far, laser combs in visible light wavelength have been known as an extremely
precise measure of dimensions. What
would happen if they move into the X-ray region? The advent of an X-ray free electron laser
(XFEL) may realize an X-ray frequency comb in the near future. Dr. S. M. Cavalettobe (Max-Planck-Institut
K. Binnemans (KU Leuven,
An interesting and useful tutorial on X-ray analytical methods for newcomers is now available in the Materials Today Podcast. Dr. Ravi Yellepeddi (Thermo Fisher Scientific) explains the principle of X-ray fluorescence, recent progress in instruments, and the variety of applications in industry and research laboratories. The talk is around 30 min. Visit the following Web site,
application of confocal micro-X-ray fluorescence has been reported by Dr. Tianxi
Union of Crystallography (IUCr) has announced that Professors A. Janner and T. W.
J. M. Janssen (both from the Institute for Theoretical Physics, University of
Nijmegen, The Netherlands) have been awarded the tenth Ewald prize for the
development of superspace crystallography and its application to the analysis
of aperiodic crystals. The presentation
of the Ewald Prize will be made during the Montreal Congress Opening Ceremony
on 5 August 2014. The Ewald prize
consists of a medal, a certificate and an award of USD 30,000. Former recipients are E. Dodson (UK), C.
Giacovazzo (Italy), G. M. Sheldric (Germany) in 2011, D. Sayre (
recipient of the 8th Asada Award, which is presented by the Discussion Group of
the plenary session of the 63rd Annual Denver X-Ray Conference, three
awards were presented. The 2013 Barrett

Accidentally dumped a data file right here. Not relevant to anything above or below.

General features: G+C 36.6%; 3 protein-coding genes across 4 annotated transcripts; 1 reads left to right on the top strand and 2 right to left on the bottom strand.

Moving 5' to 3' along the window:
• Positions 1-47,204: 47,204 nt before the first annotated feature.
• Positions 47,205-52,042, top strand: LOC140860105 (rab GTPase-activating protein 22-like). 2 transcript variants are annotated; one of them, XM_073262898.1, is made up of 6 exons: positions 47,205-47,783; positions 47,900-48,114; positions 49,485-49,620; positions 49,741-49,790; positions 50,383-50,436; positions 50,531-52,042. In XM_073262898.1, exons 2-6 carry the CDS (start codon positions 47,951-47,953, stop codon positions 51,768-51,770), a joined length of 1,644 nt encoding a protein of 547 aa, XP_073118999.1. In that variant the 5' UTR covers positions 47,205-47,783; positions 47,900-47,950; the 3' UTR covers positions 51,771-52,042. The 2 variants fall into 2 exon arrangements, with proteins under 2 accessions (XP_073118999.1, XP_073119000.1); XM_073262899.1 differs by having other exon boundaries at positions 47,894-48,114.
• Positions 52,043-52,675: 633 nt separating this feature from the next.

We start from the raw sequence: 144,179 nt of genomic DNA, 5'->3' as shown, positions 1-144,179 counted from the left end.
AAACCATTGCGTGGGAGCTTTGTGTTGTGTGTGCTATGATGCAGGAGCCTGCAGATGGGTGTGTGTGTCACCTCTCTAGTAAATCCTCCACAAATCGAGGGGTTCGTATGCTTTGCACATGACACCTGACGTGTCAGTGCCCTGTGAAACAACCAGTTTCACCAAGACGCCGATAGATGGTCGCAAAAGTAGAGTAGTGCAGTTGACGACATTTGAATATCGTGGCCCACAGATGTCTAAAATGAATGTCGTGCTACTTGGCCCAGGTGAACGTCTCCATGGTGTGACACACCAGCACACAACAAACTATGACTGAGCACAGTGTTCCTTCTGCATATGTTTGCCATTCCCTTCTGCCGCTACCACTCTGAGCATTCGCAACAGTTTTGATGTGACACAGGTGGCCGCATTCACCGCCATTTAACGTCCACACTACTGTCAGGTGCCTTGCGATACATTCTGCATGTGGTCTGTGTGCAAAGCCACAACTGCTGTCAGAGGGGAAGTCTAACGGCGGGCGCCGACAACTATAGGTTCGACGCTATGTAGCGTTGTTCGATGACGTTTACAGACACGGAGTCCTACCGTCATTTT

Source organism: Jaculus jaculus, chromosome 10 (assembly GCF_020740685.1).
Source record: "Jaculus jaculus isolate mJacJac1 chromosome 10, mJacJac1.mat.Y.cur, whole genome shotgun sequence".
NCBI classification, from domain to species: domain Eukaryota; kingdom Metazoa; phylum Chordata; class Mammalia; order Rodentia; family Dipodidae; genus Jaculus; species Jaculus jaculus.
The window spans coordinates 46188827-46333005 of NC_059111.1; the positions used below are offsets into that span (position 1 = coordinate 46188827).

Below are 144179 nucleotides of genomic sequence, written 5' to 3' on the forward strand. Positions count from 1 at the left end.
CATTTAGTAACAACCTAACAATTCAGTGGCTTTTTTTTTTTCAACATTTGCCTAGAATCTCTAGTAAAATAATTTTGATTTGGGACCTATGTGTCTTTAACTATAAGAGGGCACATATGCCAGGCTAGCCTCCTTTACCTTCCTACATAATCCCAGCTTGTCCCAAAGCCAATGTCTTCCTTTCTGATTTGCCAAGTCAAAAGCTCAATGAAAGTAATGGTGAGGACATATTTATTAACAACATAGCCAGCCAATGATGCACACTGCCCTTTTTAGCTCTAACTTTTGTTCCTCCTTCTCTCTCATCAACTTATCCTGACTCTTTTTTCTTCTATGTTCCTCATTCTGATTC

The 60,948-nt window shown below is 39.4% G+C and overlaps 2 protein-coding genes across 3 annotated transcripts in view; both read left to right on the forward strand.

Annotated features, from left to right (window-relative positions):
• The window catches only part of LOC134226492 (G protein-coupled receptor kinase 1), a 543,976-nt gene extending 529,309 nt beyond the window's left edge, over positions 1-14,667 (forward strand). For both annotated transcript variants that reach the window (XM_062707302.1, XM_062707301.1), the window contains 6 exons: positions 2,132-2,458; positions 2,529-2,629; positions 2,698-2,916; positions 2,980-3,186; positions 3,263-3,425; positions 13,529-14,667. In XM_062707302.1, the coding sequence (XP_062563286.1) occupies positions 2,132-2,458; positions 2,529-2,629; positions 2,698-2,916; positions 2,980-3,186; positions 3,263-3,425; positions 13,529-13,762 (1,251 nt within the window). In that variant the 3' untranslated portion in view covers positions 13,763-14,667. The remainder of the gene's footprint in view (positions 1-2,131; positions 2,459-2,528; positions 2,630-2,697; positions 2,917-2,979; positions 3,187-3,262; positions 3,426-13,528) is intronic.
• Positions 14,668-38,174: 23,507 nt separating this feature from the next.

Award was presented to Vaclav Petricek of the Institute of Physics, Academy of
Sciences of the Czech Republic, Praha, Czech Republic, for developing the
theory of incommensurate/modulated/composite crystal structures and its
implementation in the computing system Jana2006 (the most widely-used system
for solving and refining aperiodic structures), and for making possible the
correct archival of such structures in the Powder Diffraction FileTM". The 2013 Jenkins Award was presented to Rene
Van Grieken of the
The Advanced Photon Source (APS) and APS Users Organization have announced that the 2013 Arthur H. Compton Award has been presented jointly to David E. Moncton, John N. Galayda, Michael Borland, and Louis Emery. The award recognizes the recipients' visionary leadership and technical ingenuity in introducing "top-up" operation to the synchrotron radiation community. The award consists of a plaque and $2500. Former recipients of this award are: Edward Stern, Farrel Lytle, Dale Sayers (posthumously), John Rehr (2011); Simon Mochrie, Mark Sutton, Gerhard Grubel (2009); Andrzej Joachimiak, Gerold Rosenbaum (2007); Gunter Schmahl and Janos Kirz (2005); Martin Blume, Doon Gibbs, Kazumichi Namikawa, Denis McWhan (2003); Wayne A. Hendrickson (2001); Sunil K. Sinha (2000); Donald H. Bilderback, Andreas K. Freund, Gordon S. Knapp, Dennis M. Mills (1998); Philip M. Platzman, Peter M. Eisenberger (1997); Nikolai Vinokurov, Klaus Halbach (1995).